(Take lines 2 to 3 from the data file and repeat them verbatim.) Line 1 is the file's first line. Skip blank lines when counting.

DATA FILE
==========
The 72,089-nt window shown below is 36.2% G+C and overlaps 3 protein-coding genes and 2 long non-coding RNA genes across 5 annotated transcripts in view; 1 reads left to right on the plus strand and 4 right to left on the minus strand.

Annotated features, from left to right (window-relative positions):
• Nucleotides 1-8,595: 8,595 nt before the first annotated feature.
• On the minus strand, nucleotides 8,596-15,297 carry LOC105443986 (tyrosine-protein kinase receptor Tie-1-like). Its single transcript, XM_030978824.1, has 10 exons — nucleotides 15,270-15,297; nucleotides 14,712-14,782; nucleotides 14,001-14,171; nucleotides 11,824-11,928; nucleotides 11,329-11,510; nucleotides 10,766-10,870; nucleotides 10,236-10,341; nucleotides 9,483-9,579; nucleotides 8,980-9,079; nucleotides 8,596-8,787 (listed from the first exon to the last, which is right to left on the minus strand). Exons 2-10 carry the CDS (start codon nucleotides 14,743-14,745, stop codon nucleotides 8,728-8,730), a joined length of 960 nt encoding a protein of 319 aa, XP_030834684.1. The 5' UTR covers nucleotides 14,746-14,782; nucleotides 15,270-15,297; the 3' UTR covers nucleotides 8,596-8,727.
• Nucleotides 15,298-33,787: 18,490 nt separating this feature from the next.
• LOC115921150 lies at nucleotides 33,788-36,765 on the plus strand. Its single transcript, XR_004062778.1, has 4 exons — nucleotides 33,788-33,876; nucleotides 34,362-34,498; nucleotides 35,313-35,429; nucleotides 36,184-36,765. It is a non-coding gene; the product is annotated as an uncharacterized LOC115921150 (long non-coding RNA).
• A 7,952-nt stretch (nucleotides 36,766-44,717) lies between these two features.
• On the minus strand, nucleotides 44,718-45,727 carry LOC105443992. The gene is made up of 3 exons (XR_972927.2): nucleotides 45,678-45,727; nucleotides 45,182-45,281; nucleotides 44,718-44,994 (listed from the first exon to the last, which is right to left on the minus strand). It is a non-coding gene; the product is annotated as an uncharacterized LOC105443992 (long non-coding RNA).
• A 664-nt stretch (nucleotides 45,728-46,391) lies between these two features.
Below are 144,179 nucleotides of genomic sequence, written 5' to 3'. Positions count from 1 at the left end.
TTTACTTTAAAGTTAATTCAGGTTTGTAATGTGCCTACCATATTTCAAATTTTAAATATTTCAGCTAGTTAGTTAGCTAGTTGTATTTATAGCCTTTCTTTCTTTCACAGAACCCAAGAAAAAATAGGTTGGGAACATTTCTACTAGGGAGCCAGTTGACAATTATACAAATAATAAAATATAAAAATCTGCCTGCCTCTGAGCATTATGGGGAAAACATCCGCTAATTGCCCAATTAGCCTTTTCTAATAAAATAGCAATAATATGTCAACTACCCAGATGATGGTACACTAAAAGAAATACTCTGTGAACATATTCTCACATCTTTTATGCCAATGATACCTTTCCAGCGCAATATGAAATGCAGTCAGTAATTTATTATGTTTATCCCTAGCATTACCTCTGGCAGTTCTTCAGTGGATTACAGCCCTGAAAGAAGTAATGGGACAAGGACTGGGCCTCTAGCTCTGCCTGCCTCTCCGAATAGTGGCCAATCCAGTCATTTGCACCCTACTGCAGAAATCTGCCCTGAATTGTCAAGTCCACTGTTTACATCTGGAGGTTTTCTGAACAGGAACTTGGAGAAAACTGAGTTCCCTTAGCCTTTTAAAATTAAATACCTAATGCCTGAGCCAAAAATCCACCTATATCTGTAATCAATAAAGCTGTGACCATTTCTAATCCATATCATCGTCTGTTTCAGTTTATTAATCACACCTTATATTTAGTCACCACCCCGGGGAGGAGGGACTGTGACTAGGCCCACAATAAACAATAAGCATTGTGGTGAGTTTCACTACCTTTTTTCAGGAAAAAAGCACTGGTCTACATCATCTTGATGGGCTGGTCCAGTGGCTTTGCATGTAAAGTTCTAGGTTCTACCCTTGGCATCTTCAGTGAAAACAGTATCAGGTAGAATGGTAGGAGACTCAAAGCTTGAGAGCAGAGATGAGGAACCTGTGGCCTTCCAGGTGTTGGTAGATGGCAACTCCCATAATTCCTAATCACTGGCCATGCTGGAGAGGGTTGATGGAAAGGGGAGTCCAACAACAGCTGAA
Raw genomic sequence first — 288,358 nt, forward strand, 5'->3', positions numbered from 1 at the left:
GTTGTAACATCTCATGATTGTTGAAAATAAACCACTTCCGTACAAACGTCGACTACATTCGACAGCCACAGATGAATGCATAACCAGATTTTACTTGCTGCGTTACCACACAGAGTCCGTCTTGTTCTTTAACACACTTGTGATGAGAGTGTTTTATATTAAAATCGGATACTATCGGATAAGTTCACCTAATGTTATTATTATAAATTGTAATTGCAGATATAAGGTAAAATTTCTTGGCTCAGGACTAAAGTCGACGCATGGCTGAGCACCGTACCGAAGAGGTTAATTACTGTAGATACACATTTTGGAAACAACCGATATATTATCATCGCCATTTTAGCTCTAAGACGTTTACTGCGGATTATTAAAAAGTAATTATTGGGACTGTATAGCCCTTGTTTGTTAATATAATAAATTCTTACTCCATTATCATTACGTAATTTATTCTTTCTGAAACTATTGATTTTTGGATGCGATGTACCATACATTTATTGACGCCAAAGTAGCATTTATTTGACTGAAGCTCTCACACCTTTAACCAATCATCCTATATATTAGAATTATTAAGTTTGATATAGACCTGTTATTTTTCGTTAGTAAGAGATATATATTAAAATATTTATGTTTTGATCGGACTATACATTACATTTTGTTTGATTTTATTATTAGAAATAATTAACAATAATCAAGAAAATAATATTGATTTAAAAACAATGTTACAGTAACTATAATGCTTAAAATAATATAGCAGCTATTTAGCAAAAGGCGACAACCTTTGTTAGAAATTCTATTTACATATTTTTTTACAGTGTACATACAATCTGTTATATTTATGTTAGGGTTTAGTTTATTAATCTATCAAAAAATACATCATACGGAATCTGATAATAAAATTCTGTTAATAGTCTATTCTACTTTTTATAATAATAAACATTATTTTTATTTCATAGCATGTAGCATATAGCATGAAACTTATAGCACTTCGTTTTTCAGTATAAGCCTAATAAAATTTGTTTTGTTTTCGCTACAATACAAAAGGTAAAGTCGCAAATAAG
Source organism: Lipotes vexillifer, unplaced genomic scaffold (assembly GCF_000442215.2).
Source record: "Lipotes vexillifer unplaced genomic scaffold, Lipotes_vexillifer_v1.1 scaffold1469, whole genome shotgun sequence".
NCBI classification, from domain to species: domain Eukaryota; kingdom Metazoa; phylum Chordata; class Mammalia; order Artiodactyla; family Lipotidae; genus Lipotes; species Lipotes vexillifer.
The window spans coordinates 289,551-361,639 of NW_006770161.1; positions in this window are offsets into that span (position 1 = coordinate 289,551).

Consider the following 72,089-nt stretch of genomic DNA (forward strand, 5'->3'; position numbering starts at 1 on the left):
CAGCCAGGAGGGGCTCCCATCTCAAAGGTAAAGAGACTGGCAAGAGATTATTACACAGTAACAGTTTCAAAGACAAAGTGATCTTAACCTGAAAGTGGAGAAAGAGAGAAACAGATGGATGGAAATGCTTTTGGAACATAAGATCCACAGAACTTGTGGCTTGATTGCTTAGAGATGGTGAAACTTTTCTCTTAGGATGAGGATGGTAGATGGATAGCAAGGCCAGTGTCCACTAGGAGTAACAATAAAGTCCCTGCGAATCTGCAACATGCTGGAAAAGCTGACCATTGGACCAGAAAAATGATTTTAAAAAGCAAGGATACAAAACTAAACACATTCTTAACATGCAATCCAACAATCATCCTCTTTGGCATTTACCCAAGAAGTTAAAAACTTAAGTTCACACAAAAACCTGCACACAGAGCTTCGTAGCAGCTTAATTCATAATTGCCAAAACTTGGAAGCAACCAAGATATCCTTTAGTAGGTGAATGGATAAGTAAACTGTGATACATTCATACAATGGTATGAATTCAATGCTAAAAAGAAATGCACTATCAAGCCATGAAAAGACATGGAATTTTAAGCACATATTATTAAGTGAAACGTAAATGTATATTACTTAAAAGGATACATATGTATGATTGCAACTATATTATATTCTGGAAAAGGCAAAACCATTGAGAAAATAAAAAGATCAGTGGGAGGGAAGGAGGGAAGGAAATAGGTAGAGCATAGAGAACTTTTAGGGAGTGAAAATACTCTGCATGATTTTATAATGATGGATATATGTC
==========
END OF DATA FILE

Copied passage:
Annotated features, from left to right (window-relative positions):
• Nucleotides 1-8,595: 8,595 nt before the first annotated feature.